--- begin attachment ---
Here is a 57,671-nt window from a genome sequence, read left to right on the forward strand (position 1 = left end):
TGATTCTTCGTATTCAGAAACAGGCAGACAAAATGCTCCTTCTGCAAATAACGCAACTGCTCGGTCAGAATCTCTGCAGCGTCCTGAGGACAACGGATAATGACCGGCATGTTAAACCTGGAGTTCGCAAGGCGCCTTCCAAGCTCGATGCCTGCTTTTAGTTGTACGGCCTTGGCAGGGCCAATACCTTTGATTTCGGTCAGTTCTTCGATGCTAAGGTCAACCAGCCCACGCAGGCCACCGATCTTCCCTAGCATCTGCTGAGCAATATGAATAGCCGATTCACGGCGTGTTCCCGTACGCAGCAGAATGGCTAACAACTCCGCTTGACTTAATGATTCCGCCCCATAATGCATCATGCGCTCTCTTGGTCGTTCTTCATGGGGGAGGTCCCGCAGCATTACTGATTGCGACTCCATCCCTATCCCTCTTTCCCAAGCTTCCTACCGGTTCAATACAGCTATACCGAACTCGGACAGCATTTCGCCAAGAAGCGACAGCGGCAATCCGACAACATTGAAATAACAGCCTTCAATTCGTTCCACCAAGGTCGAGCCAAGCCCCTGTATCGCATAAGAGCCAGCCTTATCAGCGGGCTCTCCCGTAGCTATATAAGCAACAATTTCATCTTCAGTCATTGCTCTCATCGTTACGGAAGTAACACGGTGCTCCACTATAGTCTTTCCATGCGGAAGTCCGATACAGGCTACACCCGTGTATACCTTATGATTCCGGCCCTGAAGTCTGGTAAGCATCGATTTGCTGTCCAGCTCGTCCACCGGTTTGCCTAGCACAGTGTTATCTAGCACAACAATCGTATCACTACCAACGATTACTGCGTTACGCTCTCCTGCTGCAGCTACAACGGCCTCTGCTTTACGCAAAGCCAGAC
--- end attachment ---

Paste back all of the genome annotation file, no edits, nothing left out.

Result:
Here is a 57,671-nt window from a genome sequence, read left to right on the forward strand (position 1 = left end):
TGATTCTTCGTATTCAGAAACAGGCAGACAAAATGCTCCTTCTGCAAATAACGCAACTGCTCGGTCAGAATCTCTGCAGCGTCCTGAGGACAACGGATAATGACCGGCATGTTAAACCTGGAGTTCGCAAGGCGCCTTCCAAGCTCGATGCCTGCTTTTAGTTGTACGGCCTTGGCAGGGCCAATACCTTTGATTTCGGTCAGTTCTTCGATGCTAAGGTCAACCAGCCCACGCAGGCCACCGATCTTCCCTAGCATCTGCTGAGCAATATGAATAGCCGATTCACGGCGTGTTCCCGTACGCAGCAGAATGGCTAACAACTCCGCTTGACTTAATGATTCCGCCCCATAATGCATCATGCGCTCTCTTGGTCGTTCTTCATGGGGGAGGTCCCGCAGCATTACTGATTGCGACTCCATCCCTATCCCTCTTTCCCAAGCTTCCTACCGGTTCAATACAGCTATACCGAACTCGGACAGCATTTCGCCAAGAAGCGACAGCGGCAATCCGACAACATTGAAATAACAGCCTTCAATTCGTTCCACCAAGGTCGAGCCAAGCCCCTGTATCGCATAAGAGCCAGCCTTATCAGCGGGCTCTCCCGTAGCTATATAAGCAACAATTTCATCTTCAGTCATTGCTCTCATCGTTACGGAAGTAACACGGTGCTCCACTATAGTCTTTCCATGCGGAAGTCCGATACAGGCTACACCCGTGTATACCTTATGATTCCGGCCCTGAAGTCTGGTAAGCATCGATTTGCTGTCCAGCTCGTCCACCGGTTTGCCTAGCACAGTGTTATCTAGCACAACAATCGTATCACTACCAACGATTACTGCGTTACGCTCTCCTGCTGCAGCTACAACGGCCTCTGCTTTACGCAAAGCCAGAC